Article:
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New Year's Eve

I'm at my brother's, and piggybacking onto his cable modem. Most of the family is upstairs, gambling—er, playing cards and the like. Sounds like they've stopped for a break. Dave's watching TV. I heard the Three Stooges not long ago. Now I hear kids laughing with him. Yep, the game is over for now. Augie, their Golden Retriever, is in there, too. She's a bit freaked out by all the noise and people. There's also a Yorkshire Terrier around somewhere. Came my my sister-in-law's family, and it's cute enough to make me forget how little I like yip dogs.

I'm relaxing on the much faster surfing, catching up on what I missed the last few days, and yes, I did submit a list to Lair Simon's Dead Pool, but I may have to quickly update it. Just caught a disqualified pick that I chose.

It has been a very long time since I spent New Year's with my brother. I can't remember the last time, frankly. So it's a very nice change, and turning into a nice way to end the year.

I won't be blogging anymore tonight. Think I'll just relax and talk and watch TV, then at midnight yell "HAPPY NEW YEAR!" with everyone and drive on home, keeping a weather eye out for drunks. I had wine with dinner; I won't be drinking another drop of alcohol tonight.

And to my readers old and new, Jewish and Gentile, pro and con: A healthy, happy, and safe new year, and thanks so much for reading, emailing, linking, and yes, arguing. It's been a good year. Here's to a better one in 2004.

But what about the Iraqi refugees?

Saudi Arabia has pledged to build homes for the palestinians who were made homeless by the IDF operation in Rafah (which, as you may recall, shut down numerous tunnels used to smuggle weapons from Egypt). There is no word on what the Saudis intend to do about the thousands of palestinians ejected from Iraq.

Not that we expect to hear about those refugees. Just like we heard almost nothing about the hundreds of thousands of pals thrown out of Kuwait after the first Gulf War. They don't matter, you see. Because Arabs created them.

The many endings of ROTK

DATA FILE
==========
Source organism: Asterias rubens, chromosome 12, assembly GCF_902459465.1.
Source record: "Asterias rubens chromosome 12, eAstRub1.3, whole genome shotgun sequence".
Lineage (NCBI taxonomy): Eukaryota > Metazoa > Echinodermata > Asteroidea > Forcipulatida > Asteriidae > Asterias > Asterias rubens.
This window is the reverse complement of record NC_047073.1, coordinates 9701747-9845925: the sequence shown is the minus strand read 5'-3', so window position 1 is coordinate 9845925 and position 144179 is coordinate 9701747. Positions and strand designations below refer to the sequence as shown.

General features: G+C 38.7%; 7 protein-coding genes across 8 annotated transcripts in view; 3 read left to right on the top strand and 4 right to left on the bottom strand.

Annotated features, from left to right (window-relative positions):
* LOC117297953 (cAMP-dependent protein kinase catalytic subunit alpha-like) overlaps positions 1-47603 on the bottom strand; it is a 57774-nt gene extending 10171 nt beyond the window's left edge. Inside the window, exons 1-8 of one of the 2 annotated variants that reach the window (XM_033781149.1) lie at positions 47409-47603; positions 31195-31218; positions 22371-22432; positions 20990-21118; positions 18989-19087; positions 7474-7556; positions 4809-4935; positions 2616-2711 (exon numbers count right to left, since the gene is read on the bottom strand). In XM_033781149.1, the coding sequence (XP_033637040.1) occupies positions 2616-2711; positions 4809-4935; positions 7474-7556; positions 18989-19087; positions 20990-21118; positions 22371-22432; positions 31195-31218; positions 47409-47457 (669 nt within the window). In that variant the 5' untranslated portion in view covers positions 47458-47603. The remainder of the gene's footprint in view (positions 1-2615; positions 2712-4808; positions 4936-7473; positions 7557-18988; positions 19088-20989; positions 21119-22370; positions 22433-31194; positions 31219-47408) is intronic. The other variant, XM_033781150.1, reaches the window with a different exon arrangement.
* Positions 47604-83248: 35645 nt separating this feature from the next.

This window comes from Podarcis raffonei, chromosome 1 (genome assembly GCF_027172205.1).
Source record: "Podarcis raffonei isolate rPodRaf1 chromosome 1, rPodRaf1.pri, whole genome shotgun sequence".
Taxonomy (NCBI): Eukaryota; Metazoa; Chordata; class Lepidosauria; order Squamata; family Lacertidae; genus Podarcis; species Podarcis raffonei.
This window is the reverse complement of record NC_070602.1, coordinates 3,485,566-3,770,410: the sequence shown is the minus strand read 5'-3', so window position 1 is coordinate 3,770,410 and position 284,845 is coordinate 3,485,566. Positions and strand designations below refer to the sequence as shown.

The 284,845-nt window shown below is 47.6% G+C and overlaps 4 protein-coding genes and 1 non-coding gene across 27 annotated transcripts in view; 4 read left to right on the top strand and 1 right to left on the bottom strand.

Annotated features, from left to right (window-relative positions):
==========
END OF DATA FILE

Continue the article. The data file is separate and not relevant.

Last night, I took Mom to see Return of the King. She liked it very much, but towards the end, I started realizing why so many reviewers are griping about the film having too many endings. I know they're all in the book (with minor changes), and I was happy to see them, but y'know, they do drag on.

And last night, as the scene faded from one to another to another, about the time the scene switched to the Grey Havens, a woman in the row behind me said out loud, "Oh, God!"

I laughed.

I've got some thoughts about Eomer I'll need to share at a later date (Helmet on! Helmet off! My hair would be as pretty as Legolas' if only I didn't have this damned helmet head!). In fact, I think I'll put all of my gripes into a post and get them off my chest and out into the blogosphere.



I hate everything about you/Why do I love you?

Lyrics from a new song by Three Days Grace (or is it Three Doors Down? Damn these new band names!) perfectly express my feelings about New Jersey now. I have not yelled at as many drivers in as short a period since, well, since I moved to Richmond a year and a half ago. In fact, I think a lot of NJ (and NY) drivers were wondering why the crazy woman in the yellow Jeep thinks their name is Dick, right up to the jerk in the parking lot who had to pull out of his space, blocking us from getting past, and (sigh) park next to the curb. Couldn't wait until I passed. Another driver named Dick.